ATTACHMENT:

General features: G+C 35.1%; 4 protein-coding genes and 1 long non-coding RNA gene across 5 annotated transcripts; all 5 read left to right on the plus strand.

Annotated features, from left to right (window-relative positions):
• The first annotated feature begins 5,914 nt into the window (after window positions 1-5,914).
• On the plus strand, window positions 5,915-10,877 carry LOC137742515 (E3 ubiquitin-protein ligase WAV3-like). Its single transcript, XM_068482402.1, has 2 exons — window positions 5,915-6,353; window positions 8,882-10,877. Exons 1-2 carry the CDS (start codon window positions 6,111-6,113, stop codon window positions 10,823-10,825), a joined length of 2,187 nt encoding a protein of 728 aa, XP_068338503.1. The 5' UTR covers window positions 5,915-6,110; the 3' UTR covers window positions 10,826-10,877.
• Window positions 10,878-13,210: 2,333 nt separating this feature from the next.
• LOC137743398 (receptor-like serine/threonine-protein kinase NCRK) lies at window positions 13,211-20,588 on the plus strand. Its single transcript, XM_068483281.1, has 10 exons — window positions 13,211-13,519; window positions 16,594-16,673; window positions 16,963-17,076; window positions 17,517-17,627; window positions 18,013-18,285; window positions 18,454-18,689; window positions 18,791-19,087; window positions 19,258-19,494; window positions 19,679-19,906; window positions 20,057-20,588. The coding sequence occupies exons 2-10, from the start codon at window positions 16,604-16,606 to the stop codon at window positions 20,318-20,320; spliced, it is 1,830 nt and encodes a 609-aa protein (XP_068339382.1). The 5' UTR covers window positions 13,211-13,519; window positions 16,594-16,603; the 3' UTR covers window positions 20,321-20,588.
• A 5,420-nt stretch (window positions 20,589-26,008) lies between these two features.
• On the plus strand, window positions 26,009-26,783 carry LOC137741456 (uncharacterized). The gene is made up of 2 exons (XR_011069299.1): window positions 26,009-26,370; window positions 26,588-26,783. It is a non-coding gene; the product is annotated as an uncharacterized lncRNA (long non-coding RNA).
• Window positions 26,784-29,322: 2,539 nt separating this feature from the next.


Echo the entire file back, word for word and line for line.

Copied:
General features: G+C 35.1%; 4 protein-coding genes and 1 long non-coding RNA gene across 5 annotated transcripts; all 5 read left to right on the plus strand.

Annotated features, from left to right (window-relative positions):
• The first annotated feature begins 5,914 nt into the window (after window positions 1-5,914).
• On the plus strand, window positions 5,915-10,877 carry LOC137742515 (E3 ubiquitin-protein ligase WAV3-like). Its single transcript, XM_068482402.1, has 2 exons — window positions 5,915-6,353; window positions 8,882-10,877. Exons 1-2 carry the CDS (start codon window positions 6,111-6,113, stop codon window positions 10,823-10,825), a joined length of 2,187 nt encoding a protein of 728 aa, XP_068338503.1. The 5' UTR covers window positions 5,915-6,110; the 3' UTR covers window positions 10,826-10,877.
• Window positions 10,878-13,210: 2,333 nt separating this feature from the next.
• LOC137743398 (receptor-like serine/threonine-protein kinase NCRK) lies at window positions 13,211-20,588 on the plus strand. Its single transcript, XM_068483281.1, has 10 exons — window positions 13,211-13,519; window positions 16,594-16,673; window positions 16,963-17,076; window positions 17,517-17,627; window positions 18,013-18,285; window positions 18,454-18,689; window positions 18,791-19,087; window positions 19,258-19,494; window positions 19,679-19,906; window positions 20,057-20,588. The coding sequence occupies exons 2-10, from the start codon at window positions 16,604-16,606 to the stop codon at window positions 20,318-20,320; spliced, it is 1,830 nt and encodes a 609-aa protein (XP_068339382.1). The 5' UTR covers window positions 13,211-13,519; window positions 16,594-16,603; the 3' UTR covers window positions 20,321-20,588.
• A 5,420-nt stretch (window positions 20,589-26,008) lies between these two features.
• On the plus strand, window positions 26,009-26,783 carry LOC137741456 (uncharacterized). The gene is made up of 2 exons (XR_011069299.1): window positions 26,009-26,370; window positions 26,588-26,783. It is a non-coding gene; the product is annotated as an uncharacterized lncRNA (long non-coding RNA).
• Window positions 26,784-29,322: 2,539 nt separating this feature from the next.